PM must wait for court ruling on suspension of Parliament
Prime Minister Boris Johnson faces a wait for a ruling from the UK's highest court over his advice to the Queen to suspend Parliament for five weeks.
The Supreme Court in London has been asked to determine whether the prorogation move - which has closed down Parliament until October 14 - was unlawful.
A panel of 11 justices heard appeals over three days arising out of separate legal challenges in England and Scotland, in which leading judges reached different conclusions.
At the close of the unprecedented hearing yesterday, the court's president Lady Hale said the judges hope to give their decision early next week.
Depending on the legal basis upon which the judges reach their conclusions, Parliament may have to reconvene if Mr Johnson - who has refused to rule out a second suspension - loses the case.
Documents submitted to the court revealed three possible scenarios in the event the court rules the suspension was unlawful, two of which could see the Prime Minister make a fresh decision to prorogue Parliament.
The other outcome could see the court order Parliament to be recalled, but Mr Johnson's lawyers urged the judges to consider the "very serious practical consequences" involved in this option, as it would require a new Queen's Speech and State Opening of Parliament.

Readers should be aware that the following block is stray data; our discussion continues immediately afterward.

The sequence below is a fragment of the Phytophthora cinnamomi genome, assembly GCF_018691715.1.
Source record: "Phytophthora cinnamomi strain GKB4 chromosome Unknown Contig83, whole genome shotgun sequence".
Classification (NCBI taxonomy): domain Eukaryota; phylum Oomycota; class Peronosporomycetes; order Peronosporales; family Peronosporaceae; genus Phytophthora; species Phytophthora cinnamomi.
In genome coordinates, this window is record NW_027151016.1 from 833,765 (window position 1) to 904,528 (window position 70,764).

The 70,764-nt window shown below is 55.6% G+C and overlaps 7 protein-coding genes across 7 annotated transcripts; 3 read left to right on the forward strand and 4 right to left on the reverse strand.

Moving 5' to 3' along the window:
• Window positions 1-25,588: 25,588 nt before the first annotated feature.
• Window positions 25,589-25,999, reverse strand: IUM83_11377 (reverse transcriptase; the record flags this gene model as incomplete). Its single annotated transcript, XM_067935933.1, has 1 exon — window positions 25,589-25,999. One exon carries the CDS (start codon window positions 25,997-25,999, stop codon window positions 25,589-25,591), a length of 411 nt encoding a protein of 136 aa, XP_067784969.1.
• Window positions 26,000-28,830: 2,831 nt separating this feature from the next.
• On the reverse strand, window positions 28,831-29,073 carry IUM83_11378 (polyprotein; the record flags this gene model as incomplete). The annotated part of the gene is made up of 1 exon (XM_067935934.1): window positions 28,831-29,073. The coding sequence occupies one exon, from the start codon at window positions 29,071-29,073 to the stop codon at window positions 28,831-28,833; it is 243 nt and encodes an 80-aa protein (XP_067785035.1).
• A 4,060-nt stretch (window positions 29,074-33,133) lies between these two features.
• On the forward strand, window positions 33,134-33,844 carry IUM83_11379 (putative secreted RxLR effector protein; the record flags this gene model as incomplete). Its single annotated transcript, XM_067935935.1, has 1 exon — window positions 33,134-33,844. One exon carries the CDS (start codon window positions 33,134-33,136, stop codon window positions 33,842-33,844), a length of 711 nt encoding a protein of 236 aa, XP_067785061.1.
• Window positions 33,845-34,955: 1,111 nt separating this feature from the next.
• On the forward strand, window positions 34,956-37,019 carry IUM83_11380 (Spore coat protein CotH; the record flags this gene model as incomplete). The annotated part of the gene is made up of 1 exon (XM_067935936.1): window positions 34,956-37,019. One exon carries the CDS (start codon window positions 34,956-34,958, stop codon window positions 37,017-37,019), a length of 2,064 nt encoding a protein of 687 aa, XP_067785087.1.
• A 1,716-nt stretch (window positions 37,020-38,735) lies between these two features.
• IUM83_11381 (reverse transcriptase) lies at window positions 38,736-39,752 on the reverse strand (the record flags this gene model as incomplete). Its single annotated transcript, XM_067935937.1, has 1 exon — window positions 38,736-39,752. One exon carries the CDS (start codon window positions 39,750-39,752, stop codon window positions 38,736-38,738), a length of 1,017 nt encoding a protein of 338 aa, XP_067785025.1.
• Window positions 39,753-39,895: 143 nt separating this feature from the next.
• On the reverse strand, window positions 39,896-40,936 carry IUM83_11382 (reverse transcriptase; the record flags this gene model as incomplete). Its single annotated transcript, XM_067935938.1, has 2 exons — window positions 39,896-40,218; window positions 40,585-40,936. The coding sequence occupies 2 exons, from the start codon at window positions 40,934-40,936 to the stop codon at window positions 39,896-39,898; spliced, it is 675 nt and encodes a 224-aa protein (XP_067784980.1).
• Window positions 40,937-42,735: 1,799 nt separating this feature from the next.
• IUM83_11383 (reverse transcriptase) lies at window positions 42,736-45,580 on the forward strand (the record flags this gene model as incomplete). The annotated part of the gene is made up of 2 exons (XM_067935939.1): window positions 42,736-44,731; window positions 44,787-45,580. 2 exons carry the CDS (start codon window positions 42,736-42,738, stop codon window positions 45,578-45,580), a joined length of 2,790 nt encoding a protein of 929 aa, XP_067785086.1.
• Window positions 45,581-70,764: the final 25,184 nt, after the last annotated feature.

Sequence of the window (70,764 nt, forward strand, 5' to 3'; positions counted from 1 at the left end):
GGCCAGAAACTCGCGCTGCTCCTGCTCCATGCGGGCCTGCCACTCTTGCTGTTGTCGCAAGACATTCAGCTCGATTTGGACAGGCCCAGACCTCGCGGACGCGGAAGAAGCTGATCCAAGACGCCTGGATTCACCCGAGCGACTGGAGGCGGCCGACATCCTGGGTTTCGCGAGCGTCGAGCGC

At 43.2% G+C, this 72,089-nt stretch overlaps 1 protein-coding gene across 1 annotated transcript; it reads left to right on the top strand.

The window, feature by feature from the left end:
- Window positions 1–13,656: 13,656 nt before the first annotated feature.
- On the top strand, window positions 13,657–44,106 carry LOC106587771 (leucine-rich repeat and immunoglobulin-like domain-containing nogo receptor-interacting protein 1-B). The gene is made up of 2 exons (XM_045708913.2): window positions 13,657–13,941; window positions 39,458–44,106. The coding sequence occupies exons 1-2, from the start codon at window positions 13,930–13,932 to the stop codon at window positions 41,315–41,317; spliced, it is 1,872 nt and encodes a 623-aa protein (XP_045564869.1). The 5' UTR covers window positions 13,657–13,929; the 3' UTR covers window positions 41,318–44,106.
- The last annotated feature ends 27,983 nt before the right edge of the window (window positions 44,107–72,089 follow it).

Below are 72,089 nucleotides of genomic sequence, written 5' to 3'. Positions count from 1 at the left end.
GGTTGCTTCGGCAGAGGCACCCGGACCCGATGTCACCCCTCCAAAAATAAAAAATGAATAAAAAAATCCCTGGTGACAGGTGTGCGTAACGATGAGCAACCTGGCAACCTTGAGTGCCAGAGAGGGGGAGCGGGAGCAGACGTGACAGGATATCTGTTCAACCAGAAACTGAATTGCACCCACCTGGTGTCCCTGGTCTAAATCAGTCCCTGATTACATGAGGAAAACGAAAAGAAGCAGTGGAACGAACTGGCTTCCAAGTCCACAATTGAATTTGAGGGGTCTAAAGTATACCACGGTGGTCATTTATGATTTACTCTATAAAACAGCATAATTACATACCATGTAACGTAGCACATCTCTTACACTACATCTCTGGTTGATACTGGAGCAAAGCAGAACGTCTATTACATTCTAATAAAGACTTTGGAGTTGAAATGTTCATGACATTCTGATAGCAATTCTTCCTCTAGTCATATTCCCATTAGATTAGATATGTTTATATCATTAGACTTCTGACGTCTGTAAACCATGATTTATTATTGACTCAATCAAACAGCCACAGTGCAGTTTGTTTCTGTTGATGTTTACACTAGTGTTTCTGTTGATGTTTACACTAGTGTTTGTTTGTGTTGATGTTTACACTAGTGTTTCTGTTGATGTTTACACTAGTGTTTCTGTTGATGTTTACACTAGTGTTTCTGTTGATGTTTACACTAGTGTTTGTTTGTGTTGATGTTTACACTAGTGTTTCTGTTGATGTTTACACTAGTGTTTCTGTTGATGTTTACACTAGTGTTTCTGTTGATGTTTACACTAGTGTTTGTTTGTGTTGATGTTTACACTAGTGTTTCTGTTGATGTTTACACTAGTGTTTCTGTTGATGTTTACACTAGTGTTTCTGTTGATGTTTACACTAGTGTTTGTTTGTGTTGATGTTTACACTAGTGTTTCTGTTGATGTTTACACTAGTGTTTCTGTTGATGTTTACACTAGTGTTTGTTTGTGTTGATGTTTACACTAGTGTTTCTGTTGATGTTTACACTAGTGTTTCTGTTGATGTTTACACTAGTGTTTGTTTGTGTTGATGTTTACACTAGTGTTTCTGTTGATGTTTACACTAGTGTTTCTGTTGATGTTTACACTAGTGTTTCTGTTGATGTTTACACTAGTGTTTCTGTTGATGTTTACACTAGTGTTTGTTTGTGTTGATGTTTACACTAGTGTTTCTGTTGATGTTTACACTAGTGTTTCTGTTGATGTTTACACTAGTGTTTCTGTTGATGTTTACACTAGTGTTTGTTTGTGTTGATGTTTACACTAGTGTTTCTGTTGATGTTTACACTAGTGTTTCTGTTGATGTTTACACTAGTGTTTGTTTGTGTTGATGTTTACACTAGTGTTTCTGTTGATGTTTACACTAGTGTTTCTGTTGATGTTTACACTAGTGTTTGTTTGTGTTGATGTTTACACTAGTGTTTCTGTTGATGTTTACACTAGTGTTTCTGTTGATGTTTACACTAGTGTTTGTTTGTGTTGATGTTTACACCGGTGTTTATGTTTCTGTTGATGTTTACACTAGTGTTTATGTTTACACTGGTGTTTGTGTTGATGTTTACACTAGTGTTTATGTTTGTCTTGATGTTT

Lawyers for Mr Johnson's opponents said Parliament should meet "urgently" after the ruling to decide what to do in the event the prorogation is declared "null" by the court.
Asked shortly after the hearing ended to rule out proroguing Parliament for a second time, Mr Johnson said: "I have the greatest respect for the judiciary in this country. The best thing I can say at the moment whilst their deliberations are continuing is that obviously I agree very much with the Master of the Rolls and the Lord Chief Justice and others who found in our favour the other day."
He added: "I will wait to see what transpires."
The panel of 11 justices also heard submissions on behalf of the Welsh and Scottish governments and Northern Irish victims campaigner Raymond McCord. Ronan Lavery QC, representing Mr McCord, told the court that the EU was "a peace project" which was "designed to remove the significance of national identity".
He added: "The Good Friday Agreement itself was premised on continuing EU membership."
Mr Lavery said that a no-deal exit from the EU would lead to "the erection of the border" in Ireland.
But Supreme Court president Lady Hale responded: "We are solely concerned with the lawfulness or otherwise of the Prime Minister's advice to Her Majesty to prorogue Parliament for a period of five weeks.
"We are not concerned with when and how and on what terms the UK leaves the EU."
Mr Lavery referred to Mr Johnson's pledge to leave the UK on October 31 as "do or die", submitting that "that battleground language" suggested a "scorched earth policy in relation to Northern Ireland".
Lord Wilson said he was "worried" about Mr Lavery's submissions, adding: "Now, don't abuse our politeness and don't abuse Lady Hale's patience."